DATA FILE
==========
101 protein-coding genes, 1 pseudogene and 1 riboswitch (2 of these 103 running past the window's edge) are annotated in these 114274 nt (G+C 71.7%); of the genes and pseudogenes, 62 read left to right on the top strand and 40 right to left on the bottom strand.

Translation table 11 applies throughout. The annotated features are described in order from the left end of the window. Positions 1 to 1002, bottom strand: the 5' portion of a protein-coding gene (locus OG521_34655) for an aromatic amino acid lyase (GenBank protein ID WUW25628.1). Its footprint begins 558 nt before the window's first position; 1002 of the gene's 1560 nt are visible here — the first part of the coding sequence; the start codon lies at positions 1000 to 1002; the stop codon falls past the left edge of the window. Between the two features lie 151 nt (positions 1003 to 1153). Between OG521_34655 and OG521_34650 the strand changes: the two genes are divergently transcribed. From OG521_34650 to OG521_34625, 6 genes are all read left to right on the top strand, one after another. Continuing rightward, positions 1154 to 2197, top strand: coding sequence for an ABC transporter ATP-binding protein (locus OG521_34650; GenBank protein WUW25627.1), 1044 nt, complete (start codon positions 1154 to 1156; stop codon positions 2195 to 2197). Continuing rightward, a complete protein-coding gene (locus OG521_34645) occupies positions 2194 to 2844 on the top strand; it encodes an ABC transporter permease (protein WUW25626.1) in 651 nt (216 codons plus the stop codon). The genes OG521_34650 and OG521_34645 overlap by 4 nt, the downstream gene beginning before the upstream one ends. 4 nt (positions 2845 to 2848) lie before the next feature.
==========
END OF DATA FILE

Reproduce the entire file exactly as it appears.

101 protein-coding genes, 1 pseudogene and 1 riboswitch (2 of these 103 running past the window's edge) are annotated in these 114274 nt (G+C 71.7%); of the genes and pseudogenes, 62 read left to right on the top strand and 40 right to left on the bottom strand.

Translation table 11 applies throughout. The annotated features are described in order from the left end of the window. Positions 1 to 1002, bottom strand: the 5' portion of a protein-coding gene (locus OG521_34655) for an aromatic amino acid lyase (GenBank protein ID WUW25628.1). Its footprint begins 558 nt before the window's first position; 1002 of the gene's 1560 nt are visible here — the first part of the coding sequence; the start codon lies at positions 1000 to 1002; the stop codon falls past the left edge of the window. Between the two features lie 151 nt (positions 1003 to 1153). Between OG521_34655 and OG521_34650 the strand changes: the two genes are divergently transcribed. From OG521_34650 to OG521_34625, 6 genes are all read left to right on the top strand, one after another. Continuing rightward, positions 1154 to 2197, top strand: coding sequence for an ABC transporter ATP-binding protein (locus OG521_34650; GenBank protein WUW25627.1), 1044 nt, complete (start codon positions 1154 to 1156; stop codon positions 2195 to 2197). Continuing rightward, a complete protein-coding gene (locus OG521_34645) occupies positions 2194 to 2844 on the top strand; it encodes an ABC transporter permease (protein WUW25626.1) in 651 nt (216 codons plus the stop codon). The genes OG521_34650 and OG521_34645 overlap by 4 nt, the downstream gene beginning before the upstream one ends. 4 nt (positions 2845 to 2848) lie before the next feature.